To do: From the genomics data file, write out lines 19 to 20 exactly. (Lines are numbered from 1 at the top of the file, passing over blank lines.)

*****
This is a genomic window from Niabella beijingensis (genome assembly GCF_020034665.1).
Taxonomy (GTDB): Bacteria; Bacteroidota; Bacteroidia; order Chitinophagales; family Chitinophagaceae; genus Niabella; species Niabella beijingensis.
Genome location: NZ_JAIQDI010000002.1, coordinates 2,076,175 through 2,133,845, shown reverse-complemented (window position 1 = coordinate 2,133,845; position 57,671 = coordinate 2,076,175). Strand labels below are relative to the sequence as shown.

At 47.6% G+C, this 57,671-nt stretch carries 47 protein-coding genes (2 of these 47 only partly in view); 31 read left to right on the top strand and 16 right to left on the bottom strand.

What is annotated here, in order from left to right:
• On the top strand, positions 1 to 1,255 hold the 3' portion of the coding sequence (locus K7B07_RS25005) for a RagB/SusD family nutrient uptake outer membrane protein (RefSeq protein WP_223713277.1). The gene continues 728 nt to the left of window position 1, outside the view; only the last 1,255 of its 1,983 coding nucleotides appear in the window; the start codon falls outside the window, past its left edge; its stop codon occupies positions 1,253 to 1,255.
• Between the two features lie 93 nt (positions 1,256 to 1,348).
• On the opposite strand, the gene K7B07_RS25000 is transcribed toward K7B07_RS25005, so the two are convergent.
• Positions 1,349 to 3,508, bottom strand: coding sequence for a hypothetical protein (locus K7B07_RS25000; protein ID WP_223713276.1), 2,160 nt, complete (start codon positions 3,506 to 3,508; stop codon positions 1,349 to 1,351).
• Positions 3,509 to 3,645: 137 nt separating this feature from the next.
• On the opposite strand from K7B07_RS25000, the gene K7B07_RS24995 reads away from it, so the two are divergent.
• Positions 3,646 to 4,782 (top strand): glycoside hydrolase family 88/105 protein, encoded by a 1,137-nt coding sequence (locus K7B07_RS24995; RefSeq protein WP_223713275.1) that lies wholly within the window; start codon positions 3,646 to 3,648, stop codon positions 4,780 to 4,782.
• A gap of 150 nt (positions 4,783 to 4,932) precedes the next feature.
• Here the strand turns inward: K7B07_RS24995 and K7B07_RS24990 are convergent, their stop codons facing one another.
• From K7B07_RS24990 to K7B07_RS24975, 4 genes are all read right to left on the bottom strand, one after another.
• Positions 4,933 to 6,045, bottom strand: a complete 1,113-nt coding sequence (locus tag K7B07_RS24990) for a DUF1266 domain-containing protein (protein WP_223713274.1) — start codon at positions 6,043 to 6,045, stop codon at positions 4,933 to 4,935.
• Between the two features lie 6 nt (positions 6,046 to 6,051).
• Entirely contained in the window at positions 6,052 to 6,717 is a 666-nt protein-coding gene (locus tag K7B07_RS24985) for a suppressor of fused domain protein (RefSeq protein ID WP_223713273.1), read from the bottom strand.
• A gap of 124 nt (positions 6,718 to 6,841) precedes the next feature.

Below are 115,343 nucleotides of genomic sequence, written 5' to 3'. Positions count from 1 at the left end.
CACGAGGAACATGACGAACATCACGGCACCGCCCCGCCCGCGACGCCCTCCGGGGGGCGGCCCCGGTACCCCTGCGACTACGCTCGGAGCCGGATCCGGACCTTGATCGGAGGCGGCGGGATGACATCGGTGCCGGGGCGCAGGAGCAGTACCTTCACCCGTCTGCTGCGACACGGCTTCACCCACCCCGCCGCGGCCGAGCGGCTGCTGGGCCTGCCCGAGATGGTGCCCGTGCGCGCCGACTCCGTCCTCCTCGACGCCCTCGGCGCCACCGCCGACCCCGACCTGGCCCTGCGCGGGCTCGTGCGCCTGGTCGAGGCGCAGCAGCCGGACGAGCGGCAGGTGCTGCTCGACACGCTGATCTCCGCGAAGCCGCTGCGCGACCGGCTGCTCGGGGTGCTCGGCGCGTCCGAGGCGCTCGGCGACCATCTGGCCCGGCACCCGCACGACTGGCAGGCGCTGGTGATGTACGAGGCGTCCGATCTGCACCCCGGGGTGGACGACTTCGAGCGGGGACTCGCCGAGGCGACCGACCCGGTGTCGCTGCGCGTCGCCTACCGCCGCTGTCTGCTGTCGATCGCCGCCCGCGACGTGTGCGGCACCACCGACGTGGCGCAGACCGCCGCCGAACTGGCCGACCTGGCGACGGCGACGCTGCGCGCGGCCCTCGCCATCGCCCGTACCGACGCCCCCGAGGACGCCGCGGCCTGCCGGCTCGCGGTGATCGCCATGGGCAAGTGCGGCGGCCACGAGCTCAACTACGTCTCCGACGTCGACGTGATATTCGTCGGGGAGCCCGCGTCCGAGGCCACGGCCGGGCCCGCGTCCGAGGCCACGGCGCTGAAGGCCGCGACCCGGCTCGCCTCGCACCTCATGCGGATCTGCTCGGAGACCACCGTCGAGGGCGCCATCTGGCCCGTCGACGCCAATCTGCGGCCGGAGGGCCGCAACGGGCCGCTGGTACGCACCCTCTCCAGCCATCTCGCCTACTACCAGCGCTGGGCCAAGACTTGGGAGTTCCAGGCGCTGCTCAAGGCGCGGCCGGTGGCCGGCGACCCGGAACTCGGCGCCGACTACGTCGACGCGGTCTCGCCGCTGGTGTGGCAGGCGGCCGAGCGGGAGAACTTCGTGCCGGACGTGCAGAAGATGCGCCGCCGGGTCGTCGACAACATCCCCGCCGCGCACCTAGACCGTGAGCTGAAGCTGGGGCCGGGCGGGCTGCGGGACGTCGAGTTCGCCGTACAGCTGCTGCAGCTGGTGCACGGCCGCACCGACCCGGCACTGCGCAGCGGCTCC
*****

• A gap of 124 nt (positions 6,718 to 6,841) precedes the next feature.

Below are 115,343 nucleotides of genomic sequence, written 5' to 3'. Positions count from 1 at the left end.